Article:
The seeds to Polina Edmunds' march to the 2014 Winter Olympics began last March in front of a television set.

The San Jose teen sensation watched the World Figure Skating championships in London, Ontario, with her coaches, hoping the Americans could earn three berths for the Sochi Games.

Ashley Wagner and Gracie Gold finished in the top 10 to give the United States the third berth it lost in Vancouver because of a poor showing at the 2009 World Championships.

"As soon as we got three spots, we made a targeted goal that we would finish in the top three" at the U.S. championships, Edmunds' coach David Glynn said. "Polina has been the driving force all the way."

Edmunds, 15, has become a force of nature almost overnight, as she joined Wagner and Gold on Sunday as members of the U.S. Olympic team.

The Americans head to Sochi, Russia, next month as decided underdogs against skaters from South Korea, Japan and Russia.

But the odds don't bother Edmunds, who has remained nonplused while rocketing into rarefied air this past week.

"The biggest challenge will just be competing and seeing how the international judges look at me under the senior competition," Edmunds said Sunday. "All I can do is train and go there and skate two great programs."

The Archbishop Mitty sophomore got the full-blown media treatment Sunday, a day after finishing second in her senior national debut at the U.S. championships.

Now she is the Bay Area's first Olympic singles skater since Fremont's Kristi Yamaguchi won the gold medal in 1992.

The region has produced a pantheon of stars, including Peggy Fleming, Brian Boitano, Debi Thomas, Rudy Galindo and Yamaguchi.

Add Edmunds to that impressive list, as the kid hopes to lead a resurgence of skating in Northern California.

Gliding effortlessly across the ice at TD Garden in Boston, Edmunds withstood the pressure of the grandest stage Saturday night.

Gold, 18, won her first national title with an exquisite performance. But Wagner fell on two early jumps and landed in a precarious position in fourth place behind Mirai Nagasu of Arcadia.

Still, U.S. skate officials awarded Wagner a discretionary berth over Nagasu, who took fourth at the Vancouver Games but since has performed erratically.

"It's been a really rough four years, and I've been working really hard," Wagner said Sunday in Boston. "I'm happy that my federation was able to see beyond one bad skate."

It would have been difficult to leave Edmunds off the team after her stunning performances last week. The long-legged teen has the most technically difficult free program among the Americans. Her 4-minute, 20-second routine has eight triple jumps, including two separate triple-triple combinations that can pile up points.

She had achieved the minimum technical scores for the Olympics (20 points short program; 36 points free skate) during the Junior Grand Prix circuit this season.

Also, the United States has a strong history of teen skating stars performing upsets at the Olympics. In 1998, Tara Lipinski won a gold medal in Nagano, Japan, at 15 by upsetting Michelle Kwan. Four years later, Sarah Hughes, 16, stunned Kwan by winning in Salt Lake City.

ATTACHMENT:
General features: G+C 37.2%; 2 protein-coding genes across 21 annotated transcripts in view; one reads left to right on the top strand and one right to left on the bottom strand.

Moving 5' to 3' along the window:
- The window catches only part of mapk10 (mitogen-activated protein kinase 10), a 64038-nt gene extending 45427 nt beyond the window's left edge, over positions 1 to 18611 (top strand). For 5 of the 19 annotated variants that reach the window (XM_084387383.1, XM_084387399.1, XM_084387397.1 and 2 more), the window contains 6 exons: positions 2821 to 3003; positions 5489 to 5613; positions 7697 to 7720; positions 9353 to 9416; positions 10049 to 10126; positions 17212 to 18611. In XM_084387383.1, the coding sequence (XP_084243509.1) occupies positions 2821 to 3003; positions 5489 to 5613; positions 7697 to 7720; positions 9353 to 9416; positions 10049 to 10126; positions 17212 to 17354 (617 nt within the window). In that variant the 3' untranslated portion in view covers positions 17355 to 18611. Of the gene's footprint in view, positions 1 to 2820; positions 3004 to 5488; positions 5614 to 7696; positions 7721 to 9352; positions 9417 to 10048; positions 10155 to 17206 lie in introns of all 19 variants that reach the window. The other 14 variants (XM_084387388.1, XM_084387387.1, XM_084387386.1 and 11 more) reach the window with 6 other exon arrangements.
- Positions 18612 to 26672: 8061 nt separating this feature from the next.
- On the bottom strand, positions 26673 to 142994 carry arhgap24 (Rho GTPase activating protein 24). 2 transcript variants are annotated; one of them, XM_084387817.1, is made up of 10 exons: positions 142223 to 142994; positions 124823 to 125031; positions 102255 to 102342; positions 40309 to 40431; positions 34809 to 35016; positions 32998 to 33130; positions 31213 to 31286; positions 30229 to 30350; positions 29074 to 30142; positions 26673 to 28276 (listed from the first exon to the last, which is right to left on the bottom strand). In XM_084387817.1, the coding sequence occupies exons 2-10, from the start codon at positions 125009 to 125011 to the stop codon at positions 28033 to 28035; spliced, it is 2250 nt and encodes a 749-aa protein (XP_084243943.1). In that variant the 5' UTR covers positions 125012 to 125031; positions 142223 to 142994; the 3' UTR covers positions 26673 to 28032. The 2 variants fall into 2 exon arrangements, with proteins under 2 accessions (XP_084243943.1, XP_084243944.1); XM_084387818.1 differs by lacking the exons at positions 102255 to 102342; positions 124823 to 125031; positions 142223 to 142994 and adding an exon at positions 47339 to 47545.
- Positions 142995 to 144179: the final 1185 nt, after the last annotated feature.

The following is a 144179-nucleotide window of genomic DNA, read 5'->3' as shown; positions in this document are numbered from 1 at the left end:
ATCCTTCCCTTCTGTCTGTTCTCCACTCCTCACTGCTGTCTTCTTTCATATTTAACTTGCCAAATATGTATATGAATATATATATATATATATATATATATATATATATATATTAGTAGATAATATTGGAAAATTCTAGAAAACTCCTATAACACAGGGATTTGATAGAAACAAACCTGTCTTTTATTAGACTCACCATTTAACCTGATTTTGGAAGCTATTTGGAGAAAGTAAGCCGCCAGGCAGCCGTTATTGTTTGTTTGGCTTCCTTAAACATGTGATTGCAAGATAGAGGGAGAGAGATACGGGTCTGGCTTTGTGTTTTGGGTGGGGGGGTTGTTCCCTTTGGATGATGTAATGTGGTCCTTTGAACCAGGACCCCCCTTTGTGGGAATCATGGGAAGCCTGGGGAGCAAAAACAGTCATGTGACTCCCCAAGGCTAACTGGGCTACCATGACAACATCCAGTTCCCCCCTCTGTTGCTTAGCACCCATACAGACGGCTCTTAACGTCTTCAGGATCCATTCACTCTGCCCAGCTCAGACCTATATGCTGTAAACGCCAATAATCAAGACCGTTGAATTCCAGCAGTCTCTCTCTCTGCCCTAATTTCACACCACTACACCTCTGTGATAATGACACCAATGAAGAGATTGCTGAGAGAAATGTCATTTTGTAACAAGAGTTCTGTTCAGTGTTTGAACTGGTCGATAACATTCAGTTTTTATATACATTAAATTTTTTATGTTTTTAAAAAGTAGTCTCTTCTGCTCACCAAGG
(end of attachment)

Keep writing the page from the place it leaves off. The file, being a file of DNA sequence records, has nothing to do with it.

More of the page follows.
Edmunds would not predict how she might fare in Sochi next month. But she also showed no signs of backing away from what will be the biggest moment of her young life.

"I don't feel like it is really a big deal" for her first senior international competition to be an Olympics, she said. "The program is only about 30 seconds longer in the free, so it's not going to be a huge difference" from junior competition. "So I am prepared for that."

Edmunds underscored how she won't back away from a challenge when asked to compare herself to 15-year-old Yulia Lipnitskaya, Russia's rising star.

"I think that we are similar in the technical elements that we are doing," Edmunds said. "It will be interesting to see how we stack up against each other."

Glynn doesn't expect Edmunds to change her approach heading to Sochi.

"She knows exactly what she has done," he said after Edmunds' free skate. "She has treated this entire week with a professional approach. She has had a plan and was proactive to make it the competition she wanted to be."

Edmunds might find Russia less foreign than her teammates, who train in Southern California.

Her mother and coach, Nina Edmunds, is Russian. When Nina came to San Jose in the 1990s after marrying American tourist John Edmunds, she brought her mother, Irina, too.

Polina is not fluent but understands Russian because her mother and grandmother speak to her in their native language.

"My grandma cooks Russian soups," Edmunds said. "I've been eating soup for lunch most of my life."

She also has been at Sharks Ice San Jose much of her life. Her mother, a Russian figure skating coach before coming to America, put Polina on skates at 20 months. She enrolled her with Glynn at age 4. Edmunds' older and younger brothers play hockey.

Caydee Denney and John Coughlin, who won the U.S. pairs title two years ago in San Jose, were left off the Olympic team Sunday. They finished third in Boston behind Marissa Castelli and Simon Shnapir and Felicia Zhang and Nathan Bartholomay, who were named to the team.

Contact Elliott Almond at 408-920-5865. Follow him on Twitter at twitter.com/elliottalmond.

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